Brandi Chambless – A Bird In The Bush Is Worth Two In Each Hand

There’s just something enticing about a perfectly good hunk of rock sticking up out of the earth into the sky that makes me want to climb it. The red rocks of Arizona speak my name any time I head West.  The first time I saw the purple sunsets, oleander canopies, plush golf greens, and desert terrain, I knew my time in this writer’s nook would be memorable–especially once I drove through the gates of the resort where my accommodations had been made.  “This girl is definitely not roughing it!” I say to myself with perfectly straightened hair and 0% humidity to boot.  It was a good day. “Helloooo, fountain!” I spout out in my best sing-songy voice–taking in the lush landscape of pools, waterfalls, fruit trees, and exotic birds. Now a girl like me can really get alot of work done in a place like this.  

Absolutely exquisite!  I couldn’t decide whether to eat the air or make a candle out of it, so I just sniffed it until I was nearly floating.  It smelled sweeter than honey! 


My room was every bit as rustic.  As always, I opened every window, door, and drawer.  God bless the Gideons. Dear Reader, don’t you think I don’t know for one minute that you are one of the GUILTY who yawn and mentally check out for a brief moment whenever they send a precious messenger to your town to speak of the work they’ve been doing; if you know what I’m talking about, you might be a Baptist.  But, I’m always thankful that in America I still open my nightstand drawer and see the words, “The Holy Bible”.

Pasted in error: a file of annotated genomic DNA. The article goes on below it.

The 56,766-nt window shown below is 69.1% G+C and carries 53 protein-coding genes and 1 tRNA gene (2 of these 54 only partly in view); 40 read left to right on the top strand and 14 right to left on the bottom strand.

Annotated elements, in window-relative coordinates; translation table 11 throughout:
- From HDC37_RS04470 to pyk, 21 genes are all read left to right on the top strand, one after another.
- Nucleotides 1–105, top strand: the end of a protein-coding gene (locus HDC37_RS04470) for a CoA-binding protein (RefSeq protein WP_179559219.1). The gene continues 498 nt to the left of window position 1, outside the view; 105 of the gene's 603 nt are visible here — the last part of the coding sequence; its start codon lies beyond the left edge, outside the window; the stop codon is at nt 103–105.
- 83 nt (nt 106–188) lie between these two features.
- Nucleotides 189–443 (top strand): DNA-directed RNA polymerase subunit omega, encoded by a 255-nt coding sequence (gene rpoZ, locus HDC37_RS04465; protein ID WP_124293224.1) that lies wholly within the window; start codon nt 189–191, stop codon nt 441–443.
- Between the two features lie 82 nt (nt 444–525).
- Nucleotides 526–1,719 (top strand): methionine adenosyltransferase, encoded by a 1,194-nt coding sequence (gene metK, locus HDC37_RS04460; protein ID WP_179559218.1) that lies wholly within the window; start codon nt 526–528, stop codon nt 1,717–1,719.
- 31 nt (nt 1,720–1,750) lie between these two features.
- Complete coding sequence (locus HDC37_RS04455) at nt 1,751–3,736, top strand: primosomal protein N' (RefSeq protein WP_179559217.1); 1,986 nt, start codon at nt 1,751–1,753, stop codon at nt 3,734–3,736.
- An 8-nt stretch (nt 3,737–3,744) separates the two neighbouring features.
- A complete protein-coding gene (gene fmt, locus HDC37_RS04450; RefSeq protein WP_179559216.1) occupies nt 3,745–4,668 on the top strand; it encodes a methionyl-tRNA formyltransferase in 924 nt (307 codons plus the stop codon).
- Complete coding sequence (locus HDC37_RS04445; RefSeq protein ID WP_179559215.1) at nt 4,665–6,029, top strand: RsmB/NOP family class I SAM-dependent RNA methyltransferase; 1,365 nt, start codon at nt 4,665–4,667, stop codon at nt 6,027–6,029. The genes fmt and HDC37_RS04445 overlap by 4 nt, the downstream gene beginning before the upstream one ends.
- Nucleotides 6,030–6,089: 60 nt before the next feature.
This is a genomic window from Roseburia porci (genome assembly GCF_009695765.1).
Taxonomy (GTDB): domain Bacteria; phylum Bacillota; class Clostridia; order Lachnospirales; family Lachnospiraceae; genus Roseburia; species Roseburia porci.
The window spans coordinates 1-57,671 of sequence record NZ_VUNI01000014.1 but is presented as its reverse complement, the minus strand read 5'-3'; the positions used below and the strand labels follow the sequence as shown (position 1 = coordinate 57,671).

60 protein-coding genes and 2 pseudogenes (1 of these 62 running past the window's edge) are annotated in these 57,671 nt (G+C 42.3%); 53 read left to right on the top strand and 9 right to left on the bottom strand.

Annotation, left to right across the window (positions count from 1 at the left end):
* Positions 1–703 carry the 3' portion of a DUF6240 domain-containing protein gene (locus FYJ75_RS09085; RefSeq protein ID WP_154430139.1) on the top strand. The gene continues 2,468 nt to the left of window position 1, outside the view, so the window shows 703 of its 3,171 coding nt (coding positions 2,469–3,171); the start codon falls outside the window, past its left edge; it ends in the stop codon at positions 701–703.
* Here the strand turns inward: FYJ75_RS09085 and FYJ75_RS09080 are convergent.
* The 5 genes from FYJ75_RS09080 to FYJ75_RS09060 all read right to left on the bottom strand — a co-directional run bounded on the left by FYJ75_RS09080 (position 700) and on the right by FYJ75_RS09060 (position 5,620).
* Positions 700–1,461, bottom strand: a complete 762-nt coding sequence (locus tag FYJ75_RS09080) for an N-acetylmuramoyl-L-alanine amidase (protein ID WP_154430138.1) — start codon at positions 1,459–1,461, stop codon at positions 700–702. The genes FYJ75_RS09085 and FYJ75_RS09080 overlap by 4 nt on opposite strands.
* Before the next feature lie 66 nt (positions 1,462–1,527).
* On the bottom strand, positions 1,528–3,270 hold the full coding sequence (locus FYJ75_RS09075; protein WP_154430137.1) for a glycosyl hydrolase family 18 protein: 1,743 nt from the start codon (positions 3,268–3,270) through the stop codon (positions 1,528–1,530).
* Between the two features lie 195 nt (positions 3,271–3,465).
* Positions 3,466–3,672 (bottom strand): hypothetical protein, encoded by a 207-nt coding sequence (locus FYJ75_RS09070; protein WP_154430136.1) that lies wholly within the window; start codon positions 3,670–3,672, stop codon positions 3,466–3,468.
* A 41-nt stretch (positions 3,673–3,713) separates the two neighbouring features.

One slight problem with this fine resort: The minimalistically-designed night stand had no drawer. After a call to guest services, I am promised a morning Bible drop from housekeeping. I turn off the light and sprawl out amidst seven feather pillows. Good night moon. A king-size bed all to myself in a labrador-free environment.


The two hour time differential between the DFW Metroplex and the Valley of the Sun helped my body to cooperate with my idea of beginning the day with a morning hike up the neighboring mountain range.  At 5:30 AM, the sound of belligerent knocking at my door told my feet to get a move on. A dark skinned senorita presented the Indestructable Book as if on a silver platter and announced….”La Bibla.”


“Thank you.  Muchas gracias.”